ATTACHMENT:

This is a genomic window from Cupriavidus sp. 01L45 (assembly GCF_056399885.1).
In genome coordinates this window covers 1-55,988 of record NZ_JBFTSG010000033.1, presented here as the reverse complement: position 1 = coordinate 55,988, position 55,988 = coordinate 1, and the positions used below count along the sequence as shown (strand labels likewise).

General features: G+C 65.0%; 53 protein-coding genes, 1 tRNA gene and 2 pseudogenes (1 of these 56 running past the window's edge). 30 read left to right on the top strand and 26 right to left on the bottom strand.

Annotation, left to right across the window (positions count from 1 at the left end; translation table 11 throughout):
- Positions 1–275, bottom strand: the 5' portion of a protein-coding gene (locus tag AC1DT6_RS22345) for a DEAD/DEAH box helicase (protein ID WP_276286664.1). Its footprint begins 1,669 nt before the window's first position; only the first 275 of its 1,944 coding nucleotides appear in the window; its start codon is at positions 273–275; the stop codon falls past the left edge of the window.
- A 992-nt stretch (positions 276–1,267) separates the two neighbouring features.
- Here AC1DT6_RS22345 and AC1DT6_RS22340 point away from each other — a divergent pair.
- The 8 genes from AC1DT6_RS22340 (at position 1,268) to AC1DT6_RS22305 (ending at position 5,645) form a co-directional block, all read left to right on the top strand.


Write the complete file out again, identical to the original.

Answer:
This is a genomic window from Cupriavidus sp. 01L45 (assembly GCF_056399885.1).
In genome coordinates this window covers 1-55,988 of record NZ_JBFTSG010000033.1, presented here as the reverse complement: position 1 = coordinate 55,988, position 55,988 = coordinate 1, and the positions used below count along the sequence as shown (strand labels likewise).

General features: G+C 65.0%; 53 protein-coding genes, 1 tRNA gene and 2 pseudogenes (1 of these 56 running past the window's edge). 30 read left to right on the top strand and 26 right to left on the bottom strand.

Annotation, left to right across the window (positions count from 1 at the left end; translation table 11 throughout):
- Positions 1–275, bottom strand: the 5' portion of a protein-coding gene (locus tag AC1DT6_RS22345) for a DEAD/DEAH box helicase (protein ID WP_276286664.1). Its footprint begins 1,669 nt before the window's first position; only the first 275 of its 1,944 coding nucleotides appear in the window; its start codon is at positions 273–275; the stop codon falls past the left edge of the window.
- A 992-nt stretch (positions 276–1,267) separates the two neighbouring features.
- Here AC1DT6_RS22345 and AC1DT6_RS22340 point away from each other — a divergent pair.
- The 8 genes from AC1DT6_RS22340 (at position 1,268) to AC1DT6_RS22305 (ending at position 5,645) form a co-directional block, all read left to right on the top strand.